Top 5 Ways to Ensure Strong Passwords for Employees
Your organization probably has a policy requiring you to update your password at a specified frequency. This is to prevent bad actors from having an infinite amount of time to properly guess your password. But there’s more to password management than frequency requirements.
Whether you’re creating password requirements for your entire organization or simply want to know how to create strong passwords on your own, here are a few key ways to help keep your information safe with password best practices.
- Incorporate capital and lowercase letters, special characters, and/or numbers. Adding these elements to your password requirements increases the amount of possible options a bad actor would have to guess.
- Reminder: When adding numbers to your password, avoid using birthdates, anniversaries or other special dates, and social security numbers.
- Use passphrases instead of passwords. Passphrases do not have to be a proper sentence or grammatically correct – in fact, it’s better when they’re not. Passphrases are even harder to guess than passwords, especially when they’re phrases that make sense to you, but would be a random assortment of words to everyone else.
- Reminder: Passphrases can include spaces, making it that much more difficult for bad actors to guess.
- Don’t use the same password style more than once. If you have a strong password, but only change one letter, number, or symbol every time you have to update your password, you’re basically giving the bad guys even more time to try, while shortening the number of options they have to work through before correctly guessing your password.
- Reminder: Some organizations define the number of new password changes you need to make before you can use a previously used password (or password style) again. Even if this is allowed, consider making significant changes each time and never revisit an old style.
- Determine if passwords can/should be updated remotely or not. Most organizations require employees to be hardwired into the network in order to update their password. This helps prevent people outside the office from accessing the network remotely then changing your password, effectively locking you out. However, with partially or fully remote workforces, you might need to revisit your strategy to determine what will work best for your organization.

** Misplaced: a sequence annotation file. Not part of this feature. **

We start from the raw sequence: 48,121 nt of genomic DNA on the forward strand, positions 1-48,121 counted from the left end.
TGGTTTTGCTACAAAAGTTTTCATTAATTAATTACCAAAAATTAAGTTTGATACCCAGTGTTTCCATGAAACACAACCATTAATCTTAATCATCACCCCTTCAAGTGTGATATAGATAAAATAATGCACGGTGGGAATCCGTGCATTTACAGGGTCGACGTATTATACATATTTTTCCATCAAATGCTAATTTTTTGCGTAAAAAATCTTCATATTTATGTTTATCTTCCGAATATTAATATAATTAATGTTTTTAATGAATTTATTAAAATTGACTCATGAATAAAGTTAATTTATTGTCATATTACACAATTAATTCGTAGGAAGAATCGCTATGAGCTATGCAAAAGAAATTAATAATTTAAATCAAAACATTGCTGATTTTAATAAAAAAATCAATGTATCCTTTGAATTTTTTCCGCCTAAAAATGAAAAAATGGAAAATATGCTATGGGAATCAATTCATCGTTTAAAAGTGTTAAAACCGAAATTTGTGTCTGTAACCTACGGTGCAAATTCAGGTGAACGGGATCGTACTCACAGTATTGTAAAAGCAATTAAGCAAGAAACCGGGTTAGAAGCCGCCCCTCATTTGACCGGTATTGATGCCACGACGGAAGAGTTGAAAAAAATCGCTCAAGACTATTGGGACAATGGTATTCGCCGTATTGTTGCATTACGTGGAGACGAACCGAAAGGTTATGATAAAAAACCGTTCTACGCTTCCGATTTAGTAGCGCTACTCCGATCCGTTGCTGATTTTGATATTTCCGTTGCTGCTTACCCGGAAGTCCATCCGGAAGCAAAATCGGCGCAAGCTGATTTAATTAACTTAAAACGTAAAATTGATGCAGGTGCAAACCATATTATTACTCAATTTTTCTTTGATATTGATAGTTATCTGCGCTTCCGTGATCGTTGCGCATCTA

- Reminder: Look into a reliable and consistently secure VPN as a potential solution if you need to allow employees to update passwords while remote. Be sure to include policies and procedures around who can update passwords remotely, when, and how.
- Don’t write your password down anywhere. Don’t put it on a sticky note that you leave under your keyboard, on your desk, or in a drawer – this applies to both your work office and/or your home office. Someone – even those you trust or would never suspect – might be in your office and could easily see, take, or photograph your password. The same could happen in your home office, even if you think it’s impossible.
- Reminder: There are secure apps that can manage your passwords, so feel free to do some research or ask your IT Department what might be a good option to help you remember your passwords and keep them stored in a safe place.
Experts also suggest utilizing multi-factor authentication (MFA). While not a component of password change frequency or complexity, MFA significantly decreases the chance of an attacker being able to “brute force” your account to compromise your credentials.